AI models can spur enterprises


As big tech firms dominate the African digital ecosystem, we are experiencing a rise of discriminative algorithms, market dominance abuse and exploitation of workers. FILE PHOTO | SHUTTERSTOCK

The buzzword these days is artificial intelligence (AI). From Silicon Valley to Silicon Savannah and beyond, generative AI appears to be on everyone's lips.

Many people believe that generative AI is a recent development, but it has been a long time in the making.

Large language models are fuelling the current AI frenzy. These are systems like ChatGPT, which are based on deep learning algorithms that can recognise, summarise, translate, and generate text content based on vast amounts of data.

Large Language Models (LLMs) are the result of decades of incremental growth in our approach to interacting with computers.

We have progressed from using low-level programming languages to instruct machines to the graphical user interfaces (GUIs) that we use every day.

LLMs such as Chat GPT usher in a new era of human-computer interaction in which natural language as we know it is the primary mode of communication.

LLMs not only allow users to communicate with machines using text but in ways that resemble speaking to another human.

As a result, in addition to the GUI (on-screen icons), large language models have the potential to further democratise the use of AI given how much easier it is for anyone to communicate with and instruct machines.

Small and medium-sized businesses (SMBs) have numerous opportunities to improve efficiency and set themselves up for success.

Improved computing capacity can help them at every stage of their operations, from planning to execution.

One way they can benefit is by reducing the amount of time spent on repetitive tasks, allowing business owners and their teams to focus on more important tasks.

Although useful in all areas of business, some may benefit more than others. Customer service, for example, is frequently plagued by repeated questions and requests from many users.

Based on the data sets they have, LLM systems can interpret customer requests and offer guidance. A more complex or difficult to fulfil request can then be handled by a human.

In this case, artificial intelligence is not replacing humans, but rather increasing their productivity by reducing their mental load.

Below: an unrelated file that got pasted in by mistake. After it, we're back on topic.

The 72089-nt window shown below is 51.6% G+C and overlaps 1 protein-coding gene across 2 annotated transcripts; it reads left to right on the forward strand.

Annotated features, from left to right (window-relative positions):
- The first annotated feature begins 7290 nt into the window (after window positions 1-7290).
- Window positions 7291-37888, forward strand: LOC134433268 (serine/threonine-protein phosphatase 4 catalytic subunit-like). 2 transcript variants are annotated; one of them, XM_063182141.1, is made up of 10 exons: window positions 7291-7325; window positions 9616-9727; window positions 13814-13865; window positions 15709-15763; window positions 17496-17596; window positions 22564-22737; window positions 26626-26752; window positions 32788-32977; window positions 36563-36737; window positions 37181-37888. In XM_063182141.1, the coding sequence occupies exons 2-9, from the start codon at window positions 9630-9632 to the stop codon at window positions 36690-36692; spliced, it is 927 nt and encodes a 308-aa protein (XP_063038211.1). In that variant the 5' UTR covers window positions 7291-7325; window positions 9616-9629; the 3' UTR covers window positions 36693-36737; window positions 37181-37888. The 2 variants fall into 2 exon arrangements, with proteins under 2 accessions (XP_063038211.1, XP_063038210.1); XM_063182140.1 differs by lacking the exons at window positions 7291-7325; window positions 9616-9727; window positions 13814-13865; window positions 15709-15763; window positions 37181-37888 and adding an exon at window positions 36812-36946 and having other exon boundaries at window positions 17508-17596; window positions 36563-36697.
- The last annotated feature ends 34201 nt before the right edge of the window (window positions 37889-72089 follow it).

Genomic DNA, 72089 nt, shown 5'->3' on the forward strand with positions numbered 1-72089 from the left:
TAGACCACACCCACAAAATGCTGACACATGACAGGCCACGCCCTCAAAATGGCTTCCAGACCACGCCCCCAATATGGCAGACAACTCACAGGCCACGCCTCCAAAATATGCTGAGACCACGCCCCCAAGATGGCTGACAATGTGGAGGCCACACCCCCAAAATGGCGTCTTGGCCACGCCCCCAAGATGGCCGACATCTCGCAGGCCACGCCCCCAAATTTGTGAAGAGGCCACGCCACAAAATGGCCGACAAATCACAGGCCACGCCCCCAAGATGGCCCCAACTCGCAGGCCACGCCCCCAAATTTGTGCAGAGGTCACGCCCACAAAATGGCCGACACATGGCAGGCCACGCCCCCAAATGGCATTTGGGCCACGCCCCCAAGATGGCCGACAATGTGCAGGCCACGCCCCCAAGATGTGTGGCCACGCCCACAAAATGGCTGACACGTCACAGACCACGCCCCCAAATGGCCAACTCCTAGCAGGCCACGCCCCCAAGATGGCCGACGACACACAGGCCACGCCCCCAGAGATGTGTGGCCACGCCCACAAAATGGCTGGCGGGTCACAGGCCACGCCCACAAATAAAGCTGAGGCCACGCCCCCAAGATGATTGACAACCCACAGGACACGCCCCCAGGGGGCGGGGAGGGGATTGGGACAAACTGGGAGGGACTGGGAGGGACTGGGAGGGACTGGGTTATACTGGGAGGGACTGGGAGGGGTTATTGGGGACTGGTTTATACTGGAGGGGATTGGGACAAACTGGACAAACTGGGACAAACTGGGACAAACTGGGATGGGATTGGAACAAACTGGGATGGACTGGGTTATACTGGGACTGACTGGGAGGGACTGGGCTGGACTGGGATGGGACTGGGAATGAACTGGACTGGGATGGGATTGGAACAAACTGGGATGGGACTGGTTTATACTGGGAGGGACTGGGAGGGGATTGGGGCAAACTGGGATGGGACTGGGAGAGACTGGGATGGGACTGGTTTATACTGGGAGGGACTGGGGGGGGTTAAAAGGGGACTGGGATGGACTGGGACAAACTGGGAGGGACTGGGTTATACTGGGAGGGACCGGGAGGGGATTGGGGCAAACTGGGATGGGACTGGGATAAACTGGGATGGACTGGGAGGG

In the business world, there is no turning back from using large language models in computing. Micro, small, and medium-sized businesses stand to benefit the most from these developments.

LLMs have the potential to assist SMBs in staying competitive with much larger enterprises with greater resources.

Furthermore, these LLMs can enable business owners to use computer tools without necessarily possessing the high-level skills that are sometimes required for effective use.

Many people, for example, have great business ideas but lack the knowledge to write a business plan, enter the necessary financial projections, and create a pitch deck for investors.

Businesses can transform an idea into a reality with simple instructions to LLM-powered tools and a little data entry.

Another way SMBs can benefit from LLM-powered tools is in their ability to plan. Every business collects data, whether on paper or on a computer.

For many small businesses, this data is little more than required record-keeping. However, with the assistance of LLMs, this data can be used to provide insights that can be used to guide future directions.

Imagine a business owner telling Microsoft Excel, "tell me how I should adjust my prices this year based on sales changes and inflation," rather than having to memorise a series of complex equations to get the same information.

With the power of large language models just becoming apparent, a whole new world is opening for SMBs. The Microsoft Africa Research Institute (MARI) is investigating how small businesses can best benefit from LLM-powered tools and systems.

We are designing and testing prototypes in real-world environments with the goal of creating tools and products that will significantly improve the quality of output for everyone.

The author is a Senior Applied Scientist at the Microsoft Africa Research Institute

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